Thursday, April 10, 2014

Massive wildfire near Glenferness yesterday evening (Weds 10th April)

Press Release from the Scottish Fire and Rescue Service:

"Around 40 firefighters and 40 estate workers battled to bring a wildfire under control after flames took hold over four square kilometres of grassland, heather and forestry in the Highlands.

Scottish Fire and Rescue Service (SFRS) crews were mobilised around 4:45pm on Wednesday (9 April) after a 999 call reported a wildfire had crossed a roadway in the Glenferness area of Nairn.
Five fire engines were sent from Grantown, Nairn and Carrbridge in the Highlands along with an all-terrain vehicle from Elgin and a sixth fire engine from Forres in Moray.

Assistant Chief Officer (ACO) Robert Scott, the director of service delivery in the north of Scotland and chair of the Scottish Wildfire Forum, said: “This was a significant wildfire that took hold over a wide area.
“Teams of firefighters used hand-held beaters, specialist all-terrain vehicles and multiple lines of hose to tackle the fire from several locations across one-and-a-half square miles.

“Our crews worked very closely with staff from seven estates in the area, who also arranged for a helicopter to deploy large volumes of water from the air.
“This incident involved wholetime, retained and community volunteer unit firefighters operating side-by-side with estate workers and demonstrated the strong partnerships that are key to protecting communities throughout the north.”

Land managers work closely with SFRS to tackle fires that occur in and around estates, with the ongoing partnerships also seeing them develop fire plans to reduce the number of wildfires.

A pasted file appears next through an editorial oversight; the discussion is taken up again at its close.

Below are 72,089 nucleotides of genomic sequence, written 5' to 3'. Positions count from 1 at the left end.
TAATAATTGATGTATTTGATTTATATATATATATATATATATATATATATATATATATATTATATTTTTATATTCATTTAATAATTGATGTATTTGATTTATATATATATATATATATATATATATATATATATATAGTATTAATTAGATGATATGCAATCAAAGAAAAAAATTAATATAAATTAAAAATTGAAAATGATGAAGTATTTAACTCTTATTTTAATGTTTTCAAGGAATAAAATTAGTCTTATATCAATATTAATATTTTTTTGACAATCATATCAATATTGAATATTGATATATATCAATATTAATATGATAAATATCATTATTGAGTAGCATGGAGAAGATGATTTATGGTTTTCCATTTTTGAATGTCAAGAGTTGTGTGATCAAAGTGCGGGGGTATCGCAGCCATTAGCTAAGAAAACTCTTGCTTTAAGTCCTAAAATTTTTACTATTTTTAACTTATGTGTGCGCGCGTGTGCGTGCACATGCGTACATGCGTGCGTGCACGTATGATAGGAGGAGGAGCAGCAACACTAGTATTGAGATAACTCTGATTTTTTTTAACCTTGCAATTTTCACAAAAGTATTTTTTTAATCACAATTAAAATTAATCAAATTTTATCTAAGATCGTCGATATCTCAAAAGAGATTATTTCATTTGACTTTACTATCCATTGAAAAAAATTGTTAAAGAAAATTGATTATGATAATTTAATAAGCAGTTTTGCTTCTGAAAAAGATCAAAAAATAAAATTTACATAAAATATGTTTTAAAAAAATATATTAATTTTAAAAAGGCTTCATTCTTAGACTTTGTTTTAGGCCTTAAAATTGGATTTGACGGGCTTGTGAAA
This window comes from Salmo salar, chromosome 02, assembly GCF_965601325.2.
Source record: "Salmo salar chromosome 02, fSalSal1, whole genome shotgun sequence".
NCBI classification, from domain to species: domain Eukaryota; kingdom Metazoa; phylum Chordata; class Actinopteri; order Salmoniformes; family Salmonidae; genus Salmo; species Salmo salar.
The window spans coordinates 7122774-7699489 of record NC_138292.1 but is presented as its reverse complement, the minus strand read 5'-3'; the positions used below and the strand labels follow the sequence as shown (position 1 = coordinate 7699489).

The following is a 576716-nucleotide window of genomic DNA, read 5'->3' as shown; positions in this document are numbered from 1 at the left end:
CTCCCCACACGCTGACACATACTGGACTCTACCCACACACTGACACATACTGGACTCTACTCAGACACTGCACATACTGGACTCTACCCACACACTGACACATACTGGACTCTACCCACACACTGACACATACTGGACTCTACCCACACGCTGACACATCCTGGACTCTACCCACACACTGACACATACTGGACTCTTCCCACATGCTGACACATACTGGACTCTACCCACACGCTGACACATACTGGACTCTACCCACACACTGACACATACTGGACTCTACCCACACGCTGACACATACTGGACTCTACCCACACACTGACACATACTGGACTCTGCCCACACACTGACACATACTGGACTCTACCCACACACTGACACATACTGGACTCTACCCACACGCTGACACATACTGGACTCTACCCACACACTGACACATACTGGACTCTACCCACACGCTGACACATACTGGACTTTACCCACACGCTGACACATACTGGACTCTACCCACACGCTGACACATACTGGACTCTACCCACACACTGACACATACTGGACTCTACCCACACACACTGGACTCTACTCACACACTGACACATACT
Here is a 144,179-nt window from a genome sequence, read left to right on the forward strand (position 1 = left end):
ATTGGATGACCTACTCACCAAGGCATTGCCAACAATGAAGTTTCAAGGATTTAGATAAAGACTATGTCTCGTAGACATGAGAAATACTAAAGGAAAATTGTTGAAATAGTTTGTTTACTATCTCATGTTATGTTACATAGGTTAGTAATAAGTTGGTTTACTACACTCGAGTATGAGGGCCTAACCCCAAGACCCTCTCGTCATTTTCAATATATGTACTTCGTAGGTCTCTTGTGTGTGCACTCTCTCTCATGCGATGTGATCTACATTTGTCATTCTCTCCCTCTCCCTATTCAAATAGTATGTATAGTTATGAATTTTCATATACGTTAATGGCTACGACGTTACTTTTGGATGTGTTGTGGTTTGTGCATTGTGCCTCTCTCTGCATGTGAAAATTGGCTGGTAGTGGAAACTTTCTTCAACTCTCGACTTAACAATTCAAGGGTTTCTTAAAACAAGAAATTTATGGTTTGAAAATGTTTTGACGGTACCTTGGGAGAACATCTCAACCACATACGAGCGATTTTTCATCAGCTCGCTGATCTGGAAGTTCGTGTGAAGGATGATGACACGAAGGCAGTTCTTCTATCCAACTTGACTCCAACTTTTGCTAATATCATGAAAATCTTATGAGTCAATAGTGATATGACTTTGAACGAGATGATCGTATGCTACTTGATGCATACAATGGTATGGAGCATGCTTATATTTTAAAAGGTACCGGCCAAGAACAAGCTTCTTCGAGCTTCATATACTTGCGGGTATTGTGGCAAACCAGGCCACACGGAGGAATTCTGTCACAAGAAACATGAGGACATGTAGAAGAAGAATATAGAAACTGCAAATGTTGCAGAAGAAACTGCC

Firefighters were called to deal with hundreds of wildfire and grassfire incidents across Scotland last year, placing a significant demand on SFRS resources.  This is something the Scottish Wildfire Forum will be working on to reduce during 2014 and beyond.

ACO Scott added: “There are a number of things land managers can do to help prevent wildfires, including strict adherence to the Muirburn Code, which applies to the controlled burning of heather within the permitted season.
“Members of the public also have a key role to play. Fires can often start through discarded smoking materials or barbeques.
“As the weather starts to improve and we enjoy longer periods of dry weather we would ask that everyone does their part to protect their surroundings from fire.”

“I would like to thank the SFRS fire crews and estate workers for all their efforts in bringing this fire under control and preventing further damage.”
Efforts to extinguish the fire continued throughout the night and into the morning. A single SFRS appliance from Carrbridge remains at the scene as of 10:30am on Thursday (10 April).

Group Manager Garry Burnett, the SFRS wildfire project manager, is determined preventative messages will reach those who live, work and socialise in rural countryside
He said: “This incident is a timely reminder of the heightened risk to rural parts of Scotland at this time of year.

“The overall improvement in weather brings large numbers of people to our beautiful countryside and this, along with increased land management activities, makes wildfire a higher risk.
“We all need to think about preventing fires from starting whenever we are in remote and rural environments.
“Preventing uncontrolled wildfires will not only improve things for our natural environment but significantly reduce the burden on firefighting resources. Most importantly it will benefit public safety.”  "

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